Postby Addington Arnie » Fri Sep 11, 2009 11:44 pm

Hi Lag,

Know that you have flattened out your own swing I remember you saying that you "feel" almost as if you are swinging around your waist. To achieve this feel have you had to make any alterations in the folding movement of the right arm which normally elevates the club?

Cheers, Arnie
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Re: Flat vs Upright

Postby lagpressure » Sat Sep 12, 2009 9:54 am

It's always shocking how flat a backswing can feel, yet how much more upright it actually is when you hit a golf ball.
I feel like my hands are just above my belt around my back on the backswing, yet they are much higher. The right elbow does fold up quicker with a flatter backswing. I think the reason many players don't go flat is that they feel they will lose distance. This is not always true, in fact I have picked up about 10 yards going flatter because I am both turning more and both rotating the clubface open more.

Opening or rotating the clubface (pronation) can feel scary at first. But this is actually much more in harmony with the turning of the body. The face of the club will be much more in unison with the shoulders rotation. The great thing about module #1 work is we are building a lot of confidence that we can and will be able to return the clubface back to impact and square it up actively with our hands. Trying to simply trust CF or gravity to do it for us as many know, isn't all that reliable.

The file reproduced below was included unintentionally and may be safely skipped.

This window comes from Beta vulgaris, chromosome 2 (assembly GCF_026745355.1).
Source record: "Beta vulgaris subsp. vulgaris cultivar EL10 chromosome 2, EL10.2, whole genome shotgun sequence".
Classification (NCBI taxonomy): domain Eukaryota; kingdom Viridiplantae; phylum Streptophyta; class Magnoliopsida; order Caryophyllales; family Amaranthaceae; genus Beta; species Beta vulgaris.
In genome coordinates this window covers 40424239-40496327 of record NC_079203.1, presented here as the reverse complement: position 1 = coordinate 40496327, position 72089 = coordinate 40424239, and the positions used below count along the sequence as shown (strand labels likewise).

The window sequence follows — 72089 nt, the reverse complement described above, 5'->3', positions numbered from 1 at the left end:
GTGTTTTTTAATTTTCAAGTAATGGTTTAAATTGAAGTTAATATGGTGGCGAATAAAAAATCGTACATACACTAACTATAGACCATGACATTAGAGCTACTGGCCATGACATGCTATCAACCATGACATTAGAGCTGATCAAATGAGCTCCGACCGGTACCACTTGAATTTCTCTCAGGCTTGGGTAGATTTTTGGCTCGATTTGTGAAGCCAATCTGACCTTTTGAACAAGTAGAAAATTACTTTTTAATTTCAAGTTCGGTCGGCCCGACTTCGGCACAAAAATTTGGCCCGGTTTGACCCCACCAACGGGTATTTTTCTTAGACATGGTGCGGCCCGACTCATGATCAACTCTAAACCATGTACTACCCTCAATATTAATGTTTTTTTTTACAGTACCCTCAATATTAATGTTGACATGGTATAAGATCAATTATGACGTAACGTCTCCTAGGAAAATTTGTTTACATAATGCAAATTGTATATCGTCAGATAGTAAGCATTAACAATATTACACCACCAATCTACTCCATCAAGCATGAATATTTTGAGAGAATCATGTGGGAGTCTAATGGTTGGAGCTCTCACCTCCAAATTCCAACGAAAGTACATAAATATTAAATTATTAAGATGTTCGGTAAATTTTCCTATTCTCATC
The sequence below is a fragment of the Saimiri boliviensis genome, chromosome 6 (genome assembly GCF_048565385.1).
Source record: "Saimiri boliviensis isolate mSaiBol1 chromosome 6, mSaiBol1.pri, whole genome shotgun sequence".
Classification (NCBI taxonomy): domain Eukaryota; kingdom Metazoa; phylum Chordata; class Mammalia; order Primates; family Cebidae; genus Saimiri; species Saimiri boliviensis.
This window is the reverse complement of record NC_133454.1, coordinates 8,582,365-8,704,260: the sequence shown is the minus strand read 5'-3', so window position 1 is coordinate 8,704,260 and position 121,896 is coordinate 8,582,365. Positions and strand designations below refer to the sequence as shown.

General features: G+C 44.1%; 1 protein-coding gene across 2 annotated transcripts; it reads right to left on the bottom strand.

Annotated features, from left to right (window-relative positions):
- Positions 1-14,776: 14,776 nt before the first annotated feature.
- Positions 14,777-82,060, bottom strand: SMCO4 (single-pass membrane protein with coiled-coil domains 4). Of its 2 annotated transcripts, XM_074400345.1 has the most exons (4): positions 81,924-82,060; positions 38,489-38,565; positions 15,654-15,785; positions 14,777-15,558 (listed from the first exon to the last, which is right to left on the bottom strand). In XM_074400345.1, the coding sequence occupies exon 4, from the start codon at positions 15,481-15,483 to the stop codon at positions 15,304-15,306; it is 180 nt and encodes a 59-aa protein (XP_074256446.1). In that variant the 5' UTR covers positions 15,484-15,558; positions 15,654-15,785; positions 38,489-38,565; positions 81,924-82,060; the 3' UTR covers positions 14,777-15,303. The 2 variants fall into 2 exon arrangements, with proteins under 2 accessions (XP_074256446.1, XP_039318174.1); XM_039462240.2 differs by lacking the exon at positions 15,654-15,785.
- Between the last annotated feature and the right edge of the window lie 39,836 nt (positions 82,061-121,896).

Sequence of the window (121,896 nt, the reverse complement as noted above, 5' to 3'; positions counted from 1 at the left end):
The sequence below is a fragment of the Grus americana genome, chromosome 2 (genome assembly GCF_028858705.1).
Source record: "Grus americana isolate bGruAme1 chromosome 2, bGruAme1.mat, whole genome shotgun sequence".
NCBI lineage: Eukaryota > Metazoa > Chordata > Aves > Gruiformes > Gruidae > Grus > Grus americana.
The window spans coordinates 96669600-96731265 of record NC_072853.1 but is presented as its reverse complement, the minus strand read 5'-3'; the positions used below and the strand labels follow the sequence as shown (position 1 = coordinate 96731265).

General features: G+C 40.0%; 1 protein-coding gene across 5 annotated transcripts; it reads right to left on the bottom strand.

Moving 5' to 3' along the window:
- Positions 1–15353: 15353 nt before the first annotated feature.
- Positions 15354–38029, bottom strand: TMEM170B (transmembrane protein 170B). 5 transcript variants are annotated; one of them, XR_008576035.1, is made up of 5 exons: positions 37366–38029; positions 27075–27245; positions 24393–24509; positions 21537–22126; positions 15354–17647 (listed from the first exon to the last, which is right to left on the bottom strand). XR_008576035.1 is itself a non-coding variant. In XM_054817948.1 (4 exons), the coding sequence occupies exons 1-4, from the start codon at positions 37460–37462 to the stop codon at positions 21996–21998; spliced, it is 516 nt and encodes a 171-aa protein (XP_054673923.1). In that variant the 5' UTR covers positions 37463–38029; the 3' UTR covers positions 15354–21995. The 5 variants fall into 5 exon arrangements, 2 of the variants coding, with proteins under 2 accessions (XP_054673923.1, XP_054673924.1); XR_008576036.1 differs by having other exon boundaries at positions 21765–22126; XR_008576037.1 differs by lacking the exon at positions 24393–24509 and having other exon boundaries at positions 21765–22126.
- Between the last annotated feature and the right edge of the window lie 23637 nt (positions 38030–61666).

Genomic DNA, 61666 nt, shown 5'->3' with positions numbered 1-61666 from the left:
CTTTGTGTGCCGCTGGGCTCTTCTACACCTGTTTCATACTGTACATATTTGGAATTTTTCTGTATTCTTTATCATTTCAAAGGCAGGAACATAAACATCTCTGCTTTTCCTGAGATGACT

Most people who try flatter, don't rotate their torso more. This is the key. When done properly a flatter backswing should embrace the pivot to turn more. The right arm folds a bit more, and it folds much quicker. By having the right arm fold quicker, it needs to unfold quicker on the downswing. This translates into a swing that feels much less hand travel, and a quicker tempo. I like this because it really embraces the hit impulse more directly. But it moves the impulse into the core trunk muscles, because the right elbow will feel much more connected to the torso. It's easier for them to work together with a feeling of unity and connection.
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Re: Flat vs Upright

Postby jgradds » Fri Sep 18, 2009 6:37 am

Lag,
I just came across a possible way of changing the lie of persimmon woods. It utilizes a "bending block" that bends the shaft where the top of the hosel meets the ferrule. The whipping is left in place. Supposedly, this "bending of the shaft" does not diminish the performance of the shaft. Have you ever heard of it? :?
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Re: Flat vs Upright

Postby Addington Arnie » Fri Sep 18, 2009 7:41 am

jgradds wrote:Lag,